The Senate Foreign Relations Committee passed a bill Tuesday that, if enacted, would call for sanctions on the Chinese government and select individuals over the mass imprisonment of potentially millions of Muslims in concentration camps in eastern Xinjiang province.
The Chinese Communist Party (CCP), under Xi Jinping, has building hundreds of “re-eduation centers” that it claims are “vocational training” facilities for Uighurs, Kazakhs, Kyrgyz, and other minorities. Those who have survived them call them “concentration camps” – locations where they are taken by force to learn Mandarin, renouncing their Muslim faith, memorize communist propaganda songs, and engage in slave labor.
Survivors report the widespread use of torture, including electroshock and sleep deprivation, and, in some cases, killing.
Up to 3 million Muslims and others of inconvenient ethnic or religious identity are believed to be trapped in the camps, according to the U.S. government.
The Senate Foreign Relations Committee introduced a bill to address the situation in November and passed it, to be voted on by the full Senate, on Wednesday. Senators Robert Menendez (D-NJ) and Marco Rubio (R-FL) introduced the bill. It received widespread bipartisan support from some of the more hardline members of both parties, according to a press release from Sen. Rubio’s office. Among the sponsors are Sens. Bernie Sanders (I-VT), Elizabeth Warren (D-MA), Tom Cotton (R-AR), and Chuck Grassley (R-IA).
Following the passage of the act in committee, Sen. Rubio said, “It is long overdue to hold Chinese government and Communist Party officials accountable for systemic and egregious human rights abuses against Uyghurs and other predominantly Muslim minorities in Xinjiang,” calling the act an “important step.”
“Today we are all Uyghurs, and China’s horrific and systematic abuse of its Uyghur minority is an affront to all people who value the principles of universal human rights, and Beijing’s imposition of systemic mass surveillance in Xinjiang should send a chill down the spine of every person who values humanity, human life, and ethnic, religious and cultural freedom,” Sen. Menendez said in a statement.
The bill’s text delineates a list of human rights abuses evidence shows are occurring in Xinjiang, including the imprisonment of Uighurs and their torture within the “vocational centers.” The bill urges President Donald Trump to “condemn abuses against Turkic Muslims by Chinese authorities in Xinjiang and call on Chinese President Xi Jinping to recognize the profound abuse and likely lasting damage of China’s current policies, and immediately close the ‘political reeducation’ camps.”
It goes on to encourage the State Department to “impose targeted sanctions on members of the Government of the People’s Republic of China, the Chinese Communist Party, and state security apparatus, including Xinjiang Party Secretary Chen Quanguo and other officials credibly alleged to be responsible for human rights abuses in Xinjiang and elsewhere.” The bill also suggests that Chinese corporations building and maintaining the camps should be added to the Department of Commerce “Entity List” that restricts business with Americans.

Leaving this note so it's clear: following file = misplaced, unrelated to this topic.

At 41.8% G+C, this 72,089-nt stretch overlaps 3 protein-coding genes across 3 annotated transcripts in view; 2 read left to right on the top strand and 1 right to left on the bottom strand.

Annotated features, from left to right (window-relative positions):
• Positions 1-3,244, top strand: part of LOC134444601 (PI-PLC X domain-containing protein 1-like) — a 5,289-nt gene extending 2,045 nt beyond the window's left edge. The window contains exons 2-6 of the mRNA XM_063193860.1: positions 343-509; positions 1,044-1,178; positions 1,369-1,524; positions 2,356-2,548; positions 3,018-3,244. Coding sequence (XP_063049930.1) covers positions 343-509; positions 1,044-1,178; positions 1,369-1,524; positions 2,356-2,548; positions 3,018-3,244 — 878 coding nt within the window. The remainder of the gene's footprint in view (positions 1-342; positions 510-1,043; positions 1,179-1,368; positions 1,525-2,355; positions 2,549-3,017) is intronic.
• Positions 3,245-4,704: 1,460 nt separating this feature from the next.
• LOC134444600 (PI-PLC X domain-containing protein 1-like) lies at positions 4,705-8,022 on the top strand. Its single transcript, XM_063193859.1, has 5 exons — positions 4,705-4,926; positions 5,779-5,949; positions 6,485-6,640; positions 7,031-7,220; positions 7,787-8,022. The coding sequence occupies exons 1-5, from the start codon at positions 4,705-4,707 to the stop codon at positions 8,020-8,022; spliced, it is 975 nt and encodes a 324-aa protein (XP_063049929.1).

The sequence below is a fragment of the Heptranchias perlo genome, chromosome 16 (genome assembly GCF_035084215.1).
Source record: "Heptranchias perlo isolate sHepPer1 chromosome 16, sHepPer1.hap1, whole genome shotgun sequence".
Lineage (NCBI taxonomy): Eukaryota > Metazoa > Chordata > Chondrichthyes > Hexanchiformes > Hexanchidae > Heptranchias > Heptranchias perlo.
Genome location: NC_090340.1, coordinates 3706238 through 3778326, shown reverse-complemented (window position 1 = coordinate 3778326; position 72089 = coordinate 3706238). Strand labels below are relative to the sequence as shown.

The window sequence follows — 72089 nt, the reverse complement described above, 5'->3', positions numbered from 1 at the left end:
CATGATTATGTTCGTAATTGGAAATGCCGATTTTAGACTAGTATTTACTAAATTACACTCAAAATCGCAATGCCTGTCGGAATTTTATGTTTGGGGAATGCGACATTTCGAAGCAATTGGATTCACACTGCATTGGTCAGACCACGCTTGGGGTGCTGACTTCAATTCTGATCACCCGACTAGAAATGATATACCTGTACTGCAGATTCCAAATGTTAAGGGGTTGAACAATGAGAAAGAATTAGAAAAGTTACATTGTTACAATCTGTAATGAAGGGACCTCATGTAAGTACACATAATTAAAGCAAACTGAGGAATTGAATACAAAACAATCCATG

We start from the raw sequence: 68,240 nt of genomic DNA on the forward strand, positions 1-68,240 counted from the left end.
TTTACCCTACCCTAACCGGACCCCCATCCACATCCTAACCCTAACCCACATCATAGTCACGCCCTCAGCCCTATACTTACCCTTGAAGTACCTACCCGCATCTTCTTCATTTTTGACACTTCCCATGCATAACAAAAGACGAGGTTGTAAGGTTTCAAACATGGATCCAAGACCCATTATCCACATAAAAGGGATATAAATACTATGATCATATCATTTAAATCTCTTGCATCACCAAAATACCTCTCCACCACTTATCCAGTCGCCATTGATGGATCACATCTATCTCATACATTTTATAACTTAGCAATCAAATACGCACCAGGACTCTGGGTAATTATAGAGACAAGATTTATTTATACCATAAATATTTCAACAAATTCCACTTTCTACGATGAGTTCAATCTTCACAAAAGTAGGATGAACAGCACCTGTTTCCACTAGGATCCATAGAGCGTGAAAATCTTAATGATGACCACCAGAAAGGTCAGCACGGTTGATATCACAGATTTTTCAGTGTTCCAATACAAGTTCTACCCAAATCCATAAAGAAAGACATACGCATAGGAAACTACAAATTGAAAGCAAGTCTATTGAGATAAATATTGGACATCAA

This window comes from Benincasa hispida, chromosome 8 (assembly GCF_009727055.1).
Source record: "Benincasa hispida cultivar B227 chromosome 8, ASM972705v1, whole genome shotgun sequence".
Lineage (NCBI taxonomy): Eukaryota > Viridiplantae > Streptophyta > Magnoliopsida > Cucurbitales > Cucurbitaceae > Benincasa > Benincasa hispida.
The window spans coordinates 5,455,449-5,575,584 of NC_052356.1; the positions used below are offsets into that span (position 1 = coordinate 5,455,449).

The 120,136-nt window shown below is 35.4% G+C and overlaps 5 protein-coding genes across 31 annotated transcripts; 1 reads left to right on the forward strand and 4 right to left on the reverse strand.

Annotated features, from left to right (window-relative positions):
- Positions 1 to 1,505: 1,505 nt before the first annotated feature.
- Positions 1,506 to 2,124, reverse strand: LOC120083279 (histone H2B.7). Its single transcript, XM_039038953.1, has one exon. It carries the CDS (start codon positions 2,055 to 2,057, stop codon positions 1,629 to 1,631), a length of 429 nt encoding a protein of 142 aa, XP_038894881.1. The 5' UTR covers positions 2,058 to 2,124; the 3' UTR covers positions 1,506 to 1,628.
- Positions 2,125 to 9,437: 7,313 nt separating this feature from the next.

The bill’s major requirement, rather than suggestion, is a report on national security threats to the United States that may arise from the abuses in Xinjiang from the Director of National Intelligence.
In November, when the bill was first introduced, Reps. Chris Smith (R-NJ) and Thomas Suozzi (D-NY) were reportedly tasked with introducing it in the House of Representatives.
The most recent reports on the matter estimate that China has built as many as 1,200 concentration camps for Muslims. Assistant Secretary of Defense for Indo-Pacific Security Affairs Randall Schriver told reporters this month that “at least a million but likely closer to 3 million citizens out of a population of about 10 million” in Xinjiang are imprisoned in the camps.
The camps are so agonizing, a Kazakh survivor told Radio Free Asia (RFA) on Monday, that officials have established specific “crying time” to give those imprisoned a chance to release their frustrations.
“They say, ‘Now you can cry,’ but if we cry at other times when we feel the need, they criticize and threaten us, saying they will move us to a different camp,” Guzire Awulqanqizi told the outlet. “When we feel sad and cry, they say, ‘You cannot cry now—you can only cry when it is your allotted crying hour.’ At the crying hour, they shout at us, ‘Now you cry!’”
Outside of the camp, residents of Xinjiang say that China has turned their province into a sprawling surveillance state and are using force and threats of imprisonment to get residents to abandon their Uighur identity and Islam. The World Uighur Congress, an advocacy group, revealed this week that Chinese police are using the opportunity of the Muslim holy month of Ramadan to repress Uighur Muslims, threatening them if they do not eat pork, a haram food, when they are supposed to be fasting. Public fasting during Ramadan has long been frowned upon and banned in Urumqi, the Xinjiang capital.